Sharks to the Plenary Now!

Campaign: Sharks to the Plenary Now

Citizens of the world and friends of sharks,

The Environmental Commission will be voting on wether to return the bill that would make sharks wildlife to the Plenary, next October 10th.

These are the 5 deputies, or congressmen, we must convince to vote in favor of sending the bill to the Plenary:  Rosalía Brown and David Segura of Partido Nueva República (PNR), and Gilbert Jiménez, Oscar Izquierdo and Katherine Moreira of Partido Liberación Nacional (PLN).

Sharks need your help again!  Send this petition to these 5 deputies, so that Costa Rica may advance is marine conservation issues, and that we may be proud of our country in international forums.

Sharks to the Plenary Now!

Esteemed Deputies,

We hereby salute you and exhort you to vote in favor of sending bill 21.754, that would modify the Wildlife Conservation Law in such a way that threatened sharks would undeniably be protected as wildlife, immediately back to the Plenary for its discussion and vote. We justify this petition with several fact of great weight.

Constitutional jurisprudence. According to the Constitutional Court (Res: 1999-01250 19/2/1999), the commercialization of species that have been declared Endangered is contrary to the Precautionary Principle, and is thus, unconstitutional. For your information, the species of sharks in question (three species of hammerhead sharks, three species of thresher sharks, and the silky shark) have all been listed under the National System of Protected Area´s (SINAC for its Spanish acronym) Marine Coastal Wildlife List of Endangered and Threatened Wildlife Species ((R-SINAC-CONAC-008-2021).

National Laws The Wildlife Conservation Law rules that the SINAC is the governing body over threatened marine species (article 71) and not only does it ban the catch, retention and domestic commercialization of wildlife (article 14c), it also bans the international commerce of any species listed under the appendixes (I, II, and III) of the Convention on the International Trade in Endangered Species of Wildlife (CITES) (article 75). The Fishery Law itself (article 140) also bans the catch, retention and commercialization of threated species protected by conventions.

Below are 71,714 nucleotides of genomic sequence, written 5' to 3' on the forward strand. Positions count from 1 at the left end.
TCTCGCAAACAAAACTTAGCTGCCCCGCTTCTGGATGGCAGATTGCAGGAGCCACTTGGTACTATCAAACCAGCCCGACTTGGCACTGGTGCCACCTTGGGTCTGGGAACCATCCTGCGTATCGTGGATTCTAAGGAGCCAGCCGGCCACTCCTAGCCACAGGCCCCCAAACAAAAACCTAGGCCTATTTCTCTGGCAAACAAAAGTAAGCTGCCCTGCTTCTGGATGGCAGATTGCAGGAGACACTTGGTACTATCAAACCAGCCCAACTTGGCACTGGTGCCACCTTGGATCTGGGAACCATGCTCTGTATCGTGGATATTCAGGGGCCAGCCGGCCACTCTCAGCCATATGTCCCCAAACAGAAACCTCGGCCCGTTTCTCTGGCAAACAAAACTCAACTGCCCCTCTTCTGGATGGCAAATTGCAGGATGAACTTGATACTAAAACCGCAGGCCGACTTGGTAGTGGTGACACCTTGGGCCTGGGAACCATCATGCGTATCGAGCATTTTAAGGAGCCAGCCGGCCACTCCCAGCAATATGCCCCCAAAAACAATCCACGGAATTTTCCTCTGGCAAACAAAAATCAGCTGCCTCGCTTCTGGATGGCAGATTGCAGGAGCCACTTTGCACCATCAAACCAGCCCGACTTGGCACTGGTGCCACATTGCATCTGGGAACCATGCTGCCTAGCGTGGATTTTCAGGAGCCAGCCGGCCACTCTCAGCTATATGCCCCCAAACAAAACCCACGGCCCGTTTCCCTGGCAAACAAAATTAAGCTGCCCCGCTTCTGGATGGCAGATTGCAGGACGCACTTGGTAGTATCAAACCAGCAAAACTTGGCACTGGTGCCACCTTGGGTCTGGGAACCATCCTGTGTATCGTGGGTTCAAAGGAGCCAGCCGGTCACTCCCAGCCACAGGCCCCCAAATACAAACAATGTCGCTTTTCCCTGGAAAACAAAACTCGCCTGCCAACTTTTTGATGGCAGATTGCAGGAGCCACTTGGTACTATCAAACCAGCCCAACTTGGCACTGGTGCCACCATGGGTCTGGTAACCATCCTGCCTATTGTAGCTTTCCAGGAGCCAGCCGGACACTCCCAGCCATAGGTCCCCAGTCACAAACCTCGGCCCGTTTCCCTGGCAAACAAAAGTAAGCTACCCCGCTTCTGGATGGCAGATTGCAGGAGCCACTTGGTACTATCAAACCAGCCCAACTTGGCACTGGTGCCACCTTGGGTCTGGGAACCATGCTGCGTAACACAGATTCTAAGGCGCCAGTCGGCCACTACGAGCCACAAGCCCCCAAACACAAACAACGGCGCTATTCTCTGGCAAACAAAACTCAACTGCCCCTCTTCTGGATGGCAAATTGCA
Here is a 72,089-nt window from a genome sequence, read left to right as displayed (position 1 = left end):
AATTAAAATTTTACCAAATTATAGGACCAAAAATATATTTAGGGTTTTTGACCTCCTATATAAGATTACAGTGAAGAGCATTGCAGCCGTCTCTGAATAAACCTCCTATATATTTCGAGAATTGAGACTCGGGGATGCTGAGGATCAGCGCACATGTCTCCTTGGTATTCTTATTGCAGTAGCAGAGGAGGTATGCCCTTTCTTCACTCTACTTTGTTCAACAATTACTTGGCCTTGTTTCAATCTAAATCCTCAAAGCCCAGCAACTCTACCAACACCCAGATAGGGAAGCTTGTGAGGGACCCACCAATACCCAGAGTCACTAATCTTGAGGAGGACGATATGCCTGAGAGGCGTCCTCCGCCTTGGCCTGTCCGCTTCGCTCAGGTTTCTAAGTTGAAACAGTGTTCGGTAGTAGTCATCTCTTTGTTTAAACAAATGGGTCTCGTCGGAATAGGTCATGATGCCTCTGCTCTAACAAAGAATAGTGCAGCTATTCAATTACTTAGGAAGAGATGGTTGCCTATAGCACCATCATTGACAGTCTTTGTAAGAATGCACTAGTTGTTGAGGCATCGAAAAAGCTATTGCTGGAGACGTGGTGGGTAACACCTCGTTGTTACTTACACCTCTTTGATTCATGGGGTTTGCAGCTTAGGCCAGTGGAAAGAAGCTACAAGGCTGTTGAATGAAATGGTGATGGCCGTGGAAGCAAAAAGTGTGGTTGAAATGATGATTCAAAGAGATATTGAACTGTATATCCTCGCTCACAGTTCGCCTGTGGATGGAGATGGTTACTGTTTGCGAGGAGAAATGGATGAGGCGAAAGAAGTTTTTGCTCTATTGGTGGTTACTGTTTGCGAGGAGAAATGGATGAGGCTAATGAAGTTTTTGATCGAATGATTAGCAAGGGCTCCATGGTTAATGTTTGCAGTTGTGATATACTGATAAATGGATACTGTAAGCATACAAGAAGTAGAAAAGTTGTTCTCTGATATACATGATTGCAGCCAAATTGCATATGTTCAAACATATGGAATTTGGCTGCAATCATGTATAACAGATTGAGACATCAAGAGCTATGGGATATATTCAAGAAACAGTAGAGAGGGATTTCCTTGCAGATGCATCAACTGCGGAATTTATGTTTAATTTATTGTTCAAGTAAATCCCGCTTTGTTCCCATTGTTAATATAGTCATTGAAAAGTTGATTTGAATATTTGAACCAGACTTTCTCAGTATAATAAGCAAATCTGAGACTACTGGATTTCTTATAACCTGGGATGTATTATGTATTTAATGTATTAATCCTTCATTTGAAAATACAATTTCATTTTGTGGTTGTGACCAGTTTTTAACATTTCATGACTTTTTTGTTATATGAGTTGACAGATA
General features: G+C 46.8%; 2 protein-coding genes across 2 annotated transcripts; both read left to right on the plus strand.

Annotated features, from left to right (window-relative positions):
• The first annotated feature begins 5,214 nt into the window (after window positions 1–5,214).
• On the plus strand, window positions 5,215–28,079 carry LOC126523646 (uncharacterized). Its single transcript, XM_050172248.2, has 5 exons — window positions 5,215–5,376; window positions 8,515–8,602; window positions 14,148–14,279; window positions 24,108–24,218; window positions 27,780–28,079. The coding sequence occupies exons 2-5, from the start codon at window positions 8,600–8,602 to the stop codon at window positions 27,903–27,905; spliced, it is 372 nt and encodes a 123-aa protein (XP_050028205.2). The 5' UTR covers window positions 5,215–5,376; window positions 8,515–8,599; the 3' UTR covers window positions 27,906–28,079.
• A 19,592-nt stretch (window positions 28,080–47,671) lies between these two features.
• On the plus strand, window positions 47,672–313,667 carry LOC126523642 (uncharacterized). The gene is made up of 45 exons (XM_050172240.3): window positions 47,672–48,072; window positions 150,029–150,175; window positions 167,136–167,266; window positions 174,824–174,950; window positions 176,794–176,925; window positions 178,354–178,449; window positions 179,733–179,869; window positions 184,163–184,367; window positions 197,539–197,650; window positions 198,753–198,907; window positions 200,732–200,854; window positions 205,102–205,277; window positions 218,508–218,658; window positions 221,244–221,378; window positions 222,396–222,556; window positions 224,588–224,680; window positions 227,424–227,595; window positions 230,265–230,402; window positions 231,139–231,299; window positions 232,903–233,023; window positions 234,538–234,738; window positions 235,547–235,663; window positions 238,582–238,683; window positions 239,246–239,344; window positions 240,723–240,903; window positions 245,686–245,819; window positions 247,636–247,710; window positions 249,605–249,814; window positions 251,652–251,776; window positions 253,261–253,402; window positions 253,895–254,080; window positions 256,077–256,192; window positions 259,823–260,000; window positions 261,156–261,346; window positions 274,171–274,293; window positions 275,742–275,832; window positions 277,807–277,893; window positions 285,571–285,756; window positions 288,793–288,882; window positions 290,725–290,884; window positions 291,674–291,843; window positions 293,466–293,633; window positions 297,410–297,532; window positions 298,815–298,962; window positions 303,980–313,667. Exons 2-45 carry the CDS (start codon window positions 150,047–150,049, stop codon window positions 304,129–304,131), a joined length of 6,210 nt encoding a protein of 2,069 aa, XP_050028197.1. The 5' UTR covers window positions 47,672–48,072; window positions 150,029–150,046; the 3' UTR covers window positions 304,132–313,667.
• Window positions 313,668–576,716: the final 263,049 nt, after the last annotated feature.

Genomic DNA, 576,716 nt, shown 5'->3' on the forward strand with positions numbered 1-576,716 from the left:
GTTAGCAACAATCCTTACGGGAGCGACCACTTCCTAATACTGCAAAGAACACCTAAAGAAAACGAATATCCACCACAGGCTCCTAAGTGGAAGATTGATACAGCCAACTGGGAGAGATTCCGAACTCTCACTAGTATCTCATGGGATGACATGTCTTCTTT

Abiding by convention commitments. CITES accepts that countries may have stricter restrictions upon the international commerce of threatened species than CITES itself, even total bans on international commerce (article 14). Abiding by the sentence of the First Chamber of Appeals of the Supreme Court of Justice of June 21, 2023 (Exp. 17-008322-1027-CA Res. 000912-F-S1-2023, 21/6/2023). The First Chamber of Appeals confirms that a) shark are wildlife, b) that their declaration as commercial species (AJDIP 290- 2017) was an unlawful act of absolute nullity, and c) it orders the Ministry of Environment and the Fisheries Institute to protect these species using the Wildlife Conservation Law and the Law of Biodiversity. Since May of 2017, all extraction and commercialization of threatened sharks under the governing body of the Fisheries Institute has been done ILLEGALLY.

Bill 21.754 was designed precisely with the intention of clarifying that certainly, the Wildlife Conservation Law does not apply to marine species of commercial interest, except in the case where such species have been unsustainably exploited for so long and to such a degree that the State must grant them threatened status in order to take the measure necessary to not only halt the detriment to the species, but also to promote its recovery, in which case the Wildlife Conservation Law fully applies.

It is evidently impossible to advance in national marine conservation affairs when the authorities of the Executive Branch insist on not only ignoring existent laws, but on issuing decrees and resolutions contrary to them, obligating the judicialization of the cases. In conclusion, project 21.754 is congruent with national legislation, constitutional jurisprudence, the commitments acquired at wildlife trade conventions, and the recent sentence of the First Chamber of Appeals of the Supreme Court of Justice. Thus, we exhort you again to send the bill immediately back to the Plenary for its discussion and vote.

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